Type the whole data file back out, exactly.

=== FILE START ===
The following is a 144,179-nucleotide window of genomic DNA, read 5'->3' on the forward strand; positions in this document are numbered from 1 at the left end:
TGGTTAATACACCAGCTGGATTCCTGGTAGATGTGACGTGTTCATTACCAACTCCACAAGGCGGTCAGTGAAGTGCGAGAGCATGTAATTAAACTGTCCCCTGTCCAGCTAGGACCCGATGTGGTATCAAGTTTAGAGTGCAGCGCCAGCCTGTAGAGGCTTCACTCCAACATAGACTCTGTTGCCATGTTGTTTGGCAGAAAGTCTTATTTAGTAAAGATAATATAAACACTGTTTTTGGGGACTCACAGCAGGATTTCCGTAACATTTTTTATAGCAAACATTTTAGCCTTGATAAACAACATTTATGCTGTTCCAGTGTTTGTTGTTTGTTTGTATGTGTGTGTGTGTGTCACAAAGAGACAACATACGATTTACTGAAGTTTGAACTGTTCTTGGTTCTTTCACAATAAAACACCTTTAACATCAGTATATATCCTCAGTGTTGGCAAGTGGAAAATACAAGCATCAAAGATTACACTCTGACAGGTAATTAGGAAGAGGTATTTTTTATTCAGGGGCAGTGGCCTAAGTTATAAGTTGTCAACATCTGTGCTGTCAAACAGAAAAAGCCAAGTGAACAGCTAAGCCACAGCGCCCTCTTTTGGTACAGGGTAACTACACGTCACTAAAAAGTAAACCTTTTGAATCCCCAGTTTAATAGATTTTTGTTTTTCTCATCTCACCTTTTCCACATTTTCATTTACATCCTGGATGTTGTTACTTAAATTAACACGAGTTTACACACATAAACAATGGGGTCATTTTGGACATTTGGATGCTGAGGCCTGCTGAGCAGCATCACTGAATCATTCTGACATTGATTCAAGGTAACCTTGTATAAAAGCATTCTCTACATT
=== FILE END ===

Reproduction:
The following is a 144,179-nucleotide window of genomic DNA, read 5'->3' on the forward strand; positions in this document are numbered from 1 at the left end:
TGGTTAATACACCAGCTGGATTCCTGGTAGATGTGACGTGTTCATTACCAACTCCACAAGGCGGTCAGTGAAGTGCGAGAGCATGTAATTAAACTGTCCCCTGTCCAGCTAGGACCCGATGTGGTATCAAGTTTAGAGTGCAGCGCCAGCCTGTAGAGGCTTCACTCCAACATAGACTCTGTTGCCATGTTGTTTGGCAGAAAGTCTTATTTAGTAAAGATAATATAAACACTGTTTTTGGGGACTCACAGCAGGATTTCCGTAACATTTTTTATAGCAAACATTTTAGCCTTGATAAACAACATTTATGCTGTTCCAGTGTTTGTTGTTTGTTTGTATGTGTGTGTGTGTGTCACAAAGAGACAACATACGATTTACTGAAGTTTGAACTGTTCTTGGTTCTTTCACAATAAAACACCTTTAACATCAGTATATATCCTCAGTGTTGGCAAGTGGAAAATACAAGCATCAAAGATTACACTCTGACAGGTAATTAGGAAGAGGTATTTTTTATTCAGGGGCAGTGGCCTAAGTTATAAGTTGTCAACATCTGTGCTGTCAAACAGAAAAAGCCAAGTGAACAGCTAAGCCACAGCGCCCTCTTTTGGTACAGGGTAACTACACGTCACTAAAAAGTAAACCTTTTGAATCCCCAGTTTAATAGATTTTTGTTTTTCTCATCTCACCTTTTCCACATTTTCATTTACATCCTGGATGTTGTTACTTAAATTAACACGAGTTTACACACATAAACAATGGGGTCATTTTGGACATTTGGATGCTGAGGCCTGCTGAGCAGCATCACTGAATCATTCTGACATTGATTCAAGGTAACCTTGTATAAAAGCATTCTCTACATT